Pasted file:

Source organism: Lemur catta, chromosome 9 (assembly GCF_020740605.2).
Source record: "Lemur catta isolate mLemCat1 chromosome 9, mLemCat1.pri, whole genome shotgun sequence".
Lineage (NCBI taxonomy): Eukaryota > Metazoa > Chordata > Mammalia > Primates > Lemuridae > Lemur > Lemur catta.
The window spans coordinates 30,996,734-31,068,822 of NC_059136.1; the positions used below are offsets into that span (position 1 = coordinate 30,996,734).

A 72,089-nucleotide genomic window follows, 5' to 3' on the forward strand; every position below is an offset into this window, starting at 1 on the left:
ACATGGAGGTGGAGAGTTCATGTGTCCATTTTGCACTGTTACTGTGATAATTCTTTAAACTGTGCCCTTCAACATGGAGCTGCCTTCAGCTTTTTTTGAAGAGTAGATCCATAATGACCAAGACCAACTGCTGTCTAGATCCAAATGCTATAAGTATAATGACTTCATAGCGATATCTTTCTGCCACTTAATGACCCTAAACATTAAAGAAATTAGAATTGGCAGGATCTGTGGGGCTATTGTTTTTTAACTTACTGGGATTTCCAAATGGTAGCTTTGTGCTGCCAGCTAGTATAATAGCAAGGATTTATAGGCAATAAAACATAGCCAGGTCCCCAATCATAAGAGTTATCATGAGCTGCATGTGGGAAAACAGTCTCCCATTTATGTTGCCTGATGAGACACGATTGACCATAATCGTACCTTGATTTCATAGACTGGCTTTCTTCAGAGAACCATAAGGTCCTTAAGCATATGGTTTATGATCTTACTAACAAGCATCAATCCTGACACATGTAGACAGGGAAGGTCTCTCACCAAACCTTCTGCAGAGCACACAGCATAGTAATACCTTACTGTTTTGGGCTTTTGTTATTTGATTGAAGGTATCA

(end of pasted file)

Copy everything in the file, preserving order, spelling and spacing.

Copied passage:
Source organism: Lemur catta, chromosome 9 (assembly GCF_020740605.2).
Source record: "Lemur catta isolate mLemCat1 chromosome 9, mLemCat1.pri, whole genome shotgun sequence".
Lineage (NCBI taxonomy): Eukaryota > Metazoa > Chordata > Mammalia > Primates > Lemuridae > Lemur > Lemur catta.
The window spans coordinates 30,996,734-31,068,822 of NC_059136.1; the positions used below are offsets into that span (position 1 = coordinate 30,996,734).

A 72,089-nucleotide genomic window follows, 5' to 3' on the forward strand; every position below is an offset into this window, starting at 1 on the left:
ACATGGAGGTGGAGAGTTCATGTGTCCATTTTGCACTGTTACTGTGATAATTCTTTAAACTGTGCCCTTCAACATGGAGCTGCCTTCAGCTTTTTTTGAAGAGTAGATCCATAATGACCAAGACCAACTGCTGTCTAGATCCAAATGCTATAAGTATAATGACTTCATAGCGATATCTTTCTGCCACTTAATGACCCTAAACATTAAAGAAATTAGAATTGGCAGGATCTGTGGGGCTATTGTTTTTTAACTTACTGGGATTTCCAAATGGTAGCTTTGTGCTGCCAGCTAGTATAATAGCAAGGATTTATAGGCAATAAAACATAGCCAGGTCCCCAATCATAAGAGTTATCATGAGCTGCATGTGGGAAAACAGTCTCCCATTTATGTTGCCTGATGAGACACGATTGACCATAATCGTACCTTGATTTCATAGACTGGCTTTCTTCAGAGAACCATAAGGTCCTTAAGCATATGGTTTATGATCTTACTAACAAGCATCAATCCTGACACATGTAGACAGGGAAGGTCTCTCACCAAACCTTCTGCAGAGCACACAGCATAGTAATACCTTACTGTTTTGGGCTTTTGTTATTTGATTGAAGGTATCA